The cramps often do not warn and the risk of suffering them is high when we exercise, especially when we demand our body to the maximum effort.
But although they are mainly associated with footballers or long distance runners, the sudden muscular contraction that can produce unbearable pain and that at times seems endless is not something exclusive to athletes.
Women who wear heeled shoes or those with a low physical condition are also exposed to suffer these involuntary spasms in which the muscle contracts in such a way that it is almost impossible to relax.
While any muscle can suffer a cramp, the most common are those in the legs such as the gastrocnemius in the calf, popularly known as the twin, and those in the thigh, both the quadriceps and the hamstring.
The pain can be fleeting or last a few minutes, but in some cases it can be extended for a longer time, which will require the consumption of medications to force the relaxation of the contracted muscle.
What causes cramps?
While scientists still do not know why cramps occur, they have determined three scenarios in which they occur most frequently.
The most common is when there is fatigue of the muscles after a long workout or when playing a sport.
Lack of hydration is also one of the main reasons, as well as suddenly activating the body after leading a sedentary lifestyle.
What to do when they occur?
The most immediate, as seen when the players suffer them towards the end of a game, is to stretch the muscle until it relaxes.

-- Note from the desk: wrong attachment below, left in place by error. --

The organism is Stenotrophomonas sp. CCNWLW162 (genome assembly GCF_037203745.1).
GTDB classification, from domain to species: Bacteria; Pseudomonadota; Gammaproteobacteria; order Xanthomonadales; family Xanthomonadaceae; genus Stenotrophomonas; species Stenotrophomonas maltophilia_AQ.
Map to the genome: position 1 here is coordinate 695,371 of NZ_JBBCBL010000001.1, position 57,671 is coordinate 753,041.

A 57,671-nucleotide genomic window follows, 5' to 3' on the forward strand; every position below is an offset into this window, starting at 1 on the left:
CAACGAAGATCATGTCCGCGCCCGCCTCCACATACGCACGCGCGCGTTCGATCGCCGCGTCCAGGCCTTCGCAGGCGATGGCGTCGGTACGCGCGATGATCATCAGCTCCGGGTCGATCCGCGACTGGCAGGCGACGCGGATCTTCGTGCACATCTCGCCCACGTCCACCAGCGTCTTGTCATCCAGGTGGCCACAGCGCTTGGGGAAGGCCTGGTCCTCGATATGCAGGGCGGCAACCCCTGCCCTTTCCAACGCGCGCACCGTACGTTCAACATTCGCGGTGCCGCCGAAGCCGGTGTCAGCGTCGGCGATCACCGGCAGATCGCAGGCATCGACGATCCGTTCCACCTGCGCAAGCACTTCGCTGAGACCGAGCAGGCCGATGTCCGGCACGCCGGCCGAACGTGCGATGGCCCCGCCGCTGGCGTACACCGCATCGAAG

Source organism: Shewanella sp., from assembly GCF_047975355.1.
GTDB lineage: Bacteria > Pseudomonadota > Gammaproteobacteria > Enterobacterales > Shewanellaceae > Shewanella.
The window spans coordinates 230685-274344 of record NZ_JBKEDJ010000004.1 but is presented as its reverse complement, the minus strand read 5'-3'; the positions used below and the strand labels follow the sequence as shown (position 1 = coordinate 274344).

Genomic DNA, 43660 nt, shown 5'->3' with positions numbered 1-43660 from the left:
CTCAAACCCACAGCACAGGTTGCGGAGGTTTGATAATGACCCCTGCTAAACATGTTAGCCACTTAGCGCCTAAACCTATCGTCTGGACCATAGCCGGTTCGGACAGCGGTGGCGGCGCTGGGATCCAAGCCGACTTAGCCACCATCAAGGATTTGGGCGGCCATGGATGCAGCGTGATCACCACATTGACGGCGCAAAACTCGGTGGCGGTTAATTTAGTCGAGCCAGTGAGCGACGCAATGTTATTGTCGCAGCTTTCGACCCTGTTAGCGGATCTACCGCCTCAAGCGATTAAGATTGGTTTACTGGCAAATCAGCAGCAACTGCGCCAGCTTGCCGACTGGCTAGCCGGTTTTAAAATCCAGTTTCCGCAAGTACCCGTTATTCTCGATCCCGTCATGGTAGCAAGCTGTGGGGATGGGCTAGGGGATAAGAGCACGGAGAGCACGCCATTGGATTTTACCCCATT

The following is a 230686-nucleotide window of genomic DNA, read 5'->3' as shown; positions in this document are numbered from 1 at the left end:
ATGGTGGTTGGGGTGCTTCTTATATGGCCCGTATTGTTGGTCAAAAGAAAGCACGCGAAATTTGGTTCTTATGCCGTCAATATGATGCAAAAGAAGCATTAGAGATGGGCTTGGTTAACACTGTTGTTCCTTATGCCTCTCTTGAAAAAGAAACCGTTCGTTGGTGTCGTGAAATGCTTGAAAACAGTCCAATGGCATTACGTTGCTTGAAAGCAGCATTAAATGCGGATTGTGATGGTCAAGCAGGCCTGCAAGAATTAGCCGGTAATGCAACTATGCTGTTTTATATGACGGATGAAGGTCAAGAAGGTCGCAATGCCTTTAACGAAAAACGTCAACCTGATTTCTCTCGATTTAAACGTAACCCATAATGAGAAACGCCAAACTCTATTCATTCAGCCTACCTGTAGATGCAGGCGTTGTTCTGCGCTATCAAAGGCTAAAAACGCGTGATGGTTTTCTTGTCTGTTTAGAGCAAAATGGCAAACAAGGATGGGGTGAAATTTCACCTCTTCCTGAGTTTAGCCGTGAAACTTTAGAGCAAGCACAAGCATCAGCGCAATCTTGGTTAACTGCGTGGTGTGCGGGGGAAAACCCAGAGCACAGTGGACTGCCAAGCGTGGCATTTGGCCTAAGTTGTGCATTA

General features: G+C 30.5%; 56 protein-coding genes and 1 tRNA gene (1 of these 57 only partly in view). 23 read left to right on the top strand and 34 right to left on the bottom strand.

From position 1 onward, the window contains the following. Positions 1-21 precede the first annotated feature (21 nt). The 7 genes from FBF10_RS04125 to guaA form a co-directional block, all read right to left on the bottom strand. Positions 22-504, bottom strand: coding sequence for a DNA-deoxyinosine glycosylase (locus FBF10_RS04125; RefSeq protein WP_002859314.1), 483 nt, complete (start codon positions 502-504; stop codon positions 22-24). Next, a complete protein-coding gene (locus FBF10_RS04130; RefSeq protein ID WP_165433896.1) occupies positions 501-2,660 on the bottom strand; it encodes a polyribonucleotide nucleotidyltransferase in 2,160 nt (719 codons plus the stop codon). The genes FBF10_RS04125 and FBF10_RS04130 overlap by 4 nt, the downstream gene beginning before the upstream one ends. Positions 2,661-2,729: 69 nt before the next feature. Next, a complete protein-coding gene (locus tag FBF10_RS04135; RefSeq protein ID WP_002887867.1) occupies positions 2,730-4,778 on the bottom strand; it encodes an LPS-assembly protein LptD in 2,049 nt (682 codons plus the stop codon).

You can also choose to put ice on the affected muscle and drink water or energy drinks to improve hydration.
Medications will only be necessary in extreme cases if the muscle does not respond, but the recommendation, as explained by the website of the United Kingdom Public Health Service, is stretching and massage.
Stimulating blood flow with leg movement also contributes to relieve discomfort.
How to prevent them?
A slight warm-up before doing any intense activity will help prepare the muscles for the effort to which they will be subjected.
This should include the stretching of the twins, the thigh muscles and the same feet. Nor is it too much to extend the routine to the upper body train, especially if a workload will be received.
Drinking enough water before, during and after exercise, particularly when carried out in high temperature conditions, is also a way to reduce the risk that they appear, although the amount will vary depending on each person.
Another factor is a healthy and balanced diet. In this case, the international health group BUPA highlights the importance of maintaining the correct levels of electrolytes in the body given their role as regulators of the nervous system and muscle function.
In this sense they control the generation of impulses that is considered to be what can produce or avoid the muscular contraction that produces the cramps.
Hence the recommendation is to combine a diet rich in sodium (with some types of cheese, beets or olives), potassium (banana, potatoes or fish), magnesium (soybeans or avocado) and calcium (milk or seeds).